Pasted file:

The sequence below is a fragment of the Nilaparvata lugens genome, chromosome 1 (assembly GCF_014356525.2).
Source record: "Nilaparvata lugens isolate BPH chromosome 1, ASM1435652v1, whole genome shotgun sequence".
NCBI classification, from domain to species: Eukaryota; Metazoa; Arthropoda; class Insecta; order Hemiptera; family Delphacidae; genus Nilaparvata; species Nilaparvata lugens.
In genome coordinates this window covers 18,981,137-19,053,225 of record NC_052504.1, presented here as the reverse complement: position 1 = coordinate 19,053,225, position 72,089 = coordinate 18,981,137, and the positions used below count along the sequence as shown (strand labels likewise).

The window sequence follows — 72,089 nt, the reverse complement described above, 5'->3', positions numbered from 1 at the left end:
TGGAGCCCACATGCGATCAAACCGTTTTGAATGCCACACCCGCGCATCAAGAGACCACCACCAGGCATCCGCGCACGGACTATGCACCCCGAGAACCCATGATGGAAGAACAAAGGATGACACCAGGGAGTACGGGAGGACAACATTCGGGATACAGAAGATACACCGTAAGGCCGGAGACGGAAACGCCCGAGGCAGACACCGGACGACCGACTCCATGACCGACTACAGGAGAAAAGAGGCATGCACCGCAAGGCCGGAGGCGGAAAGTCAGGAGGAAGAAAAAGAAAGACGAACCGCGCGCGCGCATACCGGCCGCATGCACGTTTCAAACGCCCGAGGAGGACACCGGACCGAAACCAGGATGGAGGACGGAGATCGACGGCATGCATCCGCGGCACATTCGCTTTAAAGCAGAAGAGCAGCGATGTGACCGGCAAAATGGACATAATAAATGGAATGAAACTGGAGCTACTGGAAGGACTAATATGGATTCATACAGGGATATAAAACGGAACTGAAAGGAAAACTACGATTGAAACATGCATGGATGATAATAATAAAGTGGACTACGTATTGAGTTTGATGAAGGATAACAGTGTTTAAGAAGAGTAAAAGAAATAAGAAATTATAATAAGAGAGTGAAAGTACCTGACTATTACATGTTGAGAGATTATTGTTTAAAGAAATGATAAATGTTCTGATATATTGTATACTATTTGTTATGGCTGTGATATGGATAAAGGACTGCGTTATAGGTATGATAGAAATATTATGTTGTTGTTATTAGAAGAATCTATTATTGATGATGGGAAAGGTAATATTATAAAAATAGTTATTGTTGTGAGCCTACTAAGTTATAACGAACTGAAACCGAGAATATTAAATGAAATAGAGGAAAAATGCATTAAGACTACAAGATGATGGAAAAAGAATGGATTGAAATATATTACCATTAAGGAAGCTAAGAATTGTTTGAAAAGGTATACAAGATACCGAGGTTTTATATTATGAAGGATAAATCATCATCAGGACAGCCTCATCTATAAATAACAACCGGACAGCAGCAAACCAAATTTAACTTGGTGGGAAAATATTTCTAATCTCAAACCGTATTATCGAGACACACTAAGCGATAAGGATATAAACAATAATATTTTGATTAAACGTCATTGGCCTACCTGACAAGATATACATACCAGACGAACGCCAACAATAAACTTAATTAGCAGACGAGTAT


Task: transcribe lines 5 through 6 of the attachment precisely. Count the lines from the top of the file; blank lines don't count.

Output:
The window sequence follows — 72,089 nt, the reverse complement described above, 5'->3', positions numbered from 1 at the left end:
TGGAGCCCACATGCGATCAAACCGTTTTGAATGCCACACCCGCGCATCAAGAGACCACCACCAGGCATCCGCGCACGGACTATGCACCCCGAGAACCCATGATGGAAGAACAAAGGATGACACCAGGGAGTACGGGAGGACAACATTCGGGATACAGAAGATACACCGTAAGGCCGGAGACGGAAACGCCCGAGGCAGACACCGGACGACCGACTCCATGACCGACTACAGGAGAAAAGAGGCATGCACCGCAAGGCCGGAGGCGGAAAGTCAGGAGGAAGAAAAAGAAAGACGAACCGCGCGCGCGCATACCGGCCGCATGCACGTTTCAAACGCCCGAGGAGGACACCGGACCGAAACCAGGATGGAGGACGGAGATCGACGGCATGCATCCGCGGCACATTCGCTTTAAAGCAGAAGAGCAGCGATGTGACCGGCAAAATGGACATAATAAATGGAATGAAACTGGAGCTACTGGAAGGACTAATATGGATTCATACAGGGATATAAAACGGAACTGAAAGGAAAACTACGATTGAAACATGCATGGATGATAATAATAAAGTGGACTACGTATTGAGTTTGATGAAGGATAACAGTGTTTAAGAAGAGTAAAAGAAATAAGAAATTATAATAAGAGAGTGAAAGTACCTGACTATTACATGTTGAGAGATTATTGTTTAAAGAAATGATAAATGTTCTGATATATTGTATACTATTTGTTATGGCTGTGATATGGATAAAGGACTGCGTTATAGGTATGATAGAAATATTATGTTGTTGTTATTAGAAGAATCTATTATTGATGATGGGAAAGGTAATATTATAAAAATAGTTATTGTTGTGAGCCTACTAAGTTATAACGAACTGAAACCGAGAATATTAAATGAAATAGAGGAAAAATGCATTAAGACTACAAGATGATGGAAAAAGAATGGATTGAAATATATTACCATTAAGGAAGCTAAGAATTGTTTGAAAAGGTATACAAGATACCGAGGTTTTATATTATGAAGGATAAATCATCATCAGGACAGCCTCATCTATAAATAACAACCGGACAGCAGCAAACCAAATTTAACTTGGTGGGAAAATATTTCTAATCTCAAACCGTATTATCGAGACACACTAAGCGATAAGGATATAAACAATAATATTTTGATTAAACGTCATTGGCCTACCTGACAAGATATACATACCAGACGAACGCCAACAATAAACTTAATTAGCAGACGAGTAT